Actor Matthew Gochman, star of our currently running show Mr. 80%, took time out of his busy schedule to write about his recent experience as an extra on the set of Boardwalk Empire for our blog. Here it is:
On Thursday, April 26th I had the honor of being a background actor (a.k.a. extra) on the hit HBO show, Boardwalk Empire. The shoot took place in Richmond, Staten Island. Just stepping onto the large shuttle bus from Manhattan to Staten Island, I felt a rush of excitement! I felt like I was entering the big time, finally! Inside the bus I found extras of all ages and body types: old, young, middle-aged, skinny, heavy-set, athletic.
In an hour we were transported to the cast and crew headquarters, a simple banquet hall where you would expect to attend church functions. We all descended into the basement and got into costume: probably the most uncomfortable part of the process. About 30 male extras and I had to squeeze into this small, confined space, where we had to slip on about four layers of 1920’s garb.
After I was done “suiting up,” it was time to get my hair done. The stylist slathered on so much gel that my hair had the texture of plastic throughout the day. The day before the shoot, I had to take a day off work just to trek into Steiner Studios in Brooklyn to get my “1920’s haircut.” The ultimate irony was that all this time and effort was put into my hair, yet I wore a hat throughout the entire scene!
Then it was time for the most important part of the shoot: craft service. The breakfast on set was absolutely extraordinary! Laid out under the craft service tent were scrambled eggs, bacon, pancakes, French toast, sausage, biscuits and gravy, and practically every breakfast item you can think of. There were even cooks on staff, frying up omelets on the spot. How any actor can possibly stay thin on the set of Boardwalk Empire is beyond me.
Before we were transported to set, the costume people lined us all up to check everyone’s wardrobe. If anyone’s tie was crooked, if anyone’s pants were too baggy—the problem had to be rectified immediately. Yes, the crew puts that much effort into the shoot.
The scene took place at a courthouse. Before it was time to rehearse the scene, my fellow extras and I had to assemble within a holding room, where we waited… and waited… and waited for approximately an hour. Note to anyone interested in being an extra: Bring a book because 80% of the job is waiting around! As long as I got paid to wait around, it made no difference to me.
Next, all the extras had to assemble on the courthouse steps, where we rehearsed the blocking of the scene. I chit-chatted with a fellow extra, a young guy named Rob, who was playing my friend. It was the first day on set for the both of us, so we were both truly excited. Then the A.D. (assistant director) grabbed an older man and older lady, and blurted out to Rob, “These are your parents. They’ll cross the street and you have to greet them.” That’s the funny thing about extra work. You just get paired off with random people on set, with whom you’re forced to forge a relationship. “This is your son… This is your daughter… This is your husband… This is your mistress.”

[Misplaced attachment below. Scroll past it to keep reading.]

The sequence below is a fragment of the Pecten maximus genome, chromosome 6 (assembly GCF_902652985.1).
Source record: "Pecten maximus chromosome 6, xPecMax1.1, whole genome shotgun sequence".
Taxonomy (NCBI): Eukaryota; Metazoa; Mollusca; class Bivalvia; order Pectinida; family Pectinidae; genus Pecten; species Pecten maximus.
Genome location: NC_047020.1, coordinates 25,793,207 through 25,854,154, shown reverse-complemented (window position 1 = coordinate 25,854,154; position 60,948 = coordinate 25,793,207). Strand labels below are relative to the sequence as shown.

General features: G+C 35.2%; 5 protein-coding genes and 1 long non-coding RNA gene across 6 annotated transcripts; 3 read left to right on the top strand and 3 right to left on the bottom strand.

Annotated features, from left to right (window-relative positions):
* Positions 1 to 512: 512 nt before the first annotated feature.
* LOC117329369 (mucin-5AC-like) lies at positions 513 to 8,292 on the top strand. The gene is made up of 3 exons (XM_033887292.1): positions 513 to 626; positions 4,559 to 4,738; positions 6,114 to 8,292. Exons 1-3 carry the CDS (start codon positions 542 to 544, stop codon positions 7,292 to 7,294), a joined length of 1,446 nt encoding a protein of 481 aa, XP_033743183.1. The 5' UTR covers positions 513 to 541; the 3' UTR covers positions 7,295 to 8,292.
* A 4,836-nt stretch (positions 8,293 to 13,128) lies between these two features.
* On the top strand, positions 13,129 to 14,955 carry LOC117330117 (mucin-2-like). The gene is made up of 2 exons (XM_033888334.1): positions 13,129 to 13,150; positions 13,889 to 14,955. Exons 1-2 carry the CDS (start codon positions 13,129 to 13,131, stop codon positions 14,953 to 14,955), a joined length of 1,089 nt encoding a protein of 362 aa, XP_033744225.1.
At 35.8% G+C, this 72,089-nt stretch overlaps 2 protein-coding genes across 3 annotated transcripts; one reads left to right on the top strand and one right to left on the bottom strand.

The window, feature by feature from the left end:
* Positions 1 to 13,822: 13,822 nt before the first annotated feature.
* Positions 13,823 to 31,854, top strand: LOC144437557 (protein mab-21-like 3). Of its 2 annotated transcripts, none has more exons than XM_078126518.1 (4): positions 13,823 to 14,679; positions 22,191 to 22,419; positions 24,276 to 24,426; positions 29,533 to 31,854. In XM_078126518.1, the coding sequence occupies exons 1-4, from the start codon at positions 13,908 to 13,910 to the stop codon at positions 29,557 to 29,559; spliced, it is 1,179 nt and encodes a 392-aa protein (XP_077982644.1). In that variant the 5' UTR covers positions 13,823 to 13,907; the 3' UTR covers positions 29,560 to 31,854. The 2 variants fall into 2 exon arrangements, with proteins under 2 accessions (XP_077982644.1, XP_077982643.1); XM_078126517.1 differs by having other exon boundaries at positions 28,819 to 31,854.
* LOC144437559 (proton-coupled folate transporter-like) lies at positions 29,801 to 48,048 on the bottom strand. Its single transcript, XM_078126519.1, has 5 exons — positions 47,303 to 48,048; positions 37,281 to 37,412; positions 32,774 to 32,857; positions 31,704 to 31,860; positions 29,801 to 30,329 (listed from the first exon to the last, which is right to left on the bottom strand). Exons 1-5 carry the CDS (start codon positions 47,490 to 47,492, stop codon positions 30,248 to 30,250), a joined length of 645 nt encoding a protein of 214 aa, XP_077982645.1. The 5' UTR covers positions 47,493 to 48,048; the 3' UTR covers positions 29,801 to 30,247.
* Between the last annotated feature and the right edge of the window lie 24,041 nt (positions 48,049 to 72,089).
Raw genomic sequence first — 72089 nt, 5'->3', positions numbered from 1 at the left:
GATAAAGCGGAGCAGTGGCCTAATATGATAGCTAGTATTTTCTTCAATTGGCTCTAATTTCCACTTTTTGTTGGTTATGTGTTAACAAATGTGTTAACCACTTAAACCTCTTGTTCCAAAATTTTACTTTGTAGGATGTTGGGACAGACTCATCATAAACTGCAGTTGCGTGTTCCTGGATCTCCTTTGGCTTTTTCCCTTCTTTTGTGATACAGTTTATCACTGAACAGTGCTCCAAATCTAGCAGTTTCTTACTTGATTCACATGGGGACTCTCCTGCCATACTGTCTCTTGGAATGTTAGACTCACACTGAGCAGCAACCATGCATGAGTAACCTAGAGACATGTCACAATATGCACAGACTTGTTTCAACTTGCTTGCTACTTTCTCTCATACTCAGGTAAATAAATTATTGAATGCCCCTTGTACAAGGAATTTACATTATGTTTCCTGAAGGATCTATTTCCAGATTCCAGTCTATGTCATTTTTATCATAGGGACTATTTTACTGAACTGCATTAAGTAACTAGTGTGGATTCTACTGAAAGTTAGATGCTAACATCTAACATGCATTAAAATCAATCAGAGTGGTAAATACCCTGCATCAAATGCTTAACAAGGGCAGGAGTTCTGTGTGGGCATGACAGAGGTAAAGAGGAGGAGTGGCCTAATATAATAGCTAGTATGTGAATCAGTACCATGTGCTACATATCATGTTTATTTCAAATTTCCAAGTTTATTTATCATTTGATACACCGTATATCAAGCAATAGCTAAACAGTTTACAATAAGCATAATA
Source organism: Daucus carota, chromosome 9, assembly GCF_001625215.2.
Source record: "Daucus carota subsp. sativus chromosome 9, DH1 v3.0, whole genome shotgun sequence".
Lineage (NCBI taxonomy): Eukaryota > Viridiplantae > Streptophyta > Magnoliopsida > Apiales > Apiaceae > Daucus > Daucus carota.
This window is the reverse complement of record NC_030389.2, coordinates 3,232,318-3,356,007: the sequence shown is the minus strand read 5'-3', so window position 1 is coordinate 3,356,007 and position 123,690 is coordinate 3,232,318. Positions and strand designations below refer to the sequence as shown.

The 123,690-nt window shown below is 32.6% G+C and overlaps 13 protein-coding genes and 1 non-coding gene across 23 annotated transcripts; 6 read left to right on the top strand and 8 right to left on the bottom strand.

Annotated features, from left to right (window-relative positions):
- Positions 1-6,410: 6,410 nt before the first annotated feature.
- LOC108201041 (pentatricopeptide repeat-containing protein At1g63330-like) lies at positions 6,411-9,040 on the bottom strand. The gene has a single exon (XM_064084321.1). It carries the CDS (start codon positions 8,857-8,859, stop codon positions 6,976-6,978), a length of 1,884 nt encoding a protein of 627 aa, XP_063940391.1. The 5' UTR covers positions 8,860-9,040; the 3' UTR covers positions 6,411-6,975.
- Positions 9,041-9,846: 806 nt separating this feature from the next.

In the middle of rehearsal, rain started pouring down. We all went on break for about two hours. As I was returning from the craft service tent, I strolled past Bobby Cannavale and Paul Sparks, who were having a cigarette together. Cannavale is a new addition to the Boardwalk cast. A veteran character actor, he’s been on TV shows like Will and Grace and in movies like The Station Agent, Win Win, and Snakes on a Plane. Sparks is the blonde-haired actor, who portrays Mickey Doyle on the show. I was incredibly tempted to stop and ask if I can get a picture with them, but I felt it would be somewhat rude to barge in on their conversation.
While waiting for the rain to stop, I killed time by chatting with the fellow extras, several of whom were veterans in the extra/dayplaying field. One of them had worked with such actors as Michael Douglas, Jim Carrey, Katie Holmes, and Shia LaBeouf. They disclosed all sorts of juicy gossip about which actors were incredibly nice (a select few) and which were total jerks (the majority of them). Listening to anecdotes from these veteran extras was probably the highlight of the entire experience.
Finally, it was time to shoot. During the scene, Cannavale’s character (Gyp Rosetti) marches out the courtroom, having been proven not guilty to setting a member of the city’s law enforcement on fire. The members of the court all trail behind him, mumbling to each other about how they know he’s guilty and that they no longer feel safe in the town. Rosetti stops at the top of the steps, gloating about his “deed” and lighting a cigarette. In the scene, you see me and all the other members of the courtroom trying to steer clear of him. Since I walk right past Rosetti, along with the woman playing my wife in the scene, you’ll most likely see me on screen. After all, I was only a couple feet away from Cannavale and the scene is pretty crucial to the plot (meaning it probably won’t get deleted from the show).
Shooting the scene took about an hour. We did about 10 takes, half the time rolling with sound and half the time without. It became a bit tedious after a while, but it was still tons of fun. Being on a TV show was thrilling enough, but being on a show that I adore and watch on a regular basis was twice as thrilling!
If anyone’s interested in becoming an extra on the show, I found the gig through Grant Wilfley Casting, a casting agency in New York City that specializes in finding background actors and day players. Log onto http://www.gwcnyc.com/ to find out more information about upcoming castings available.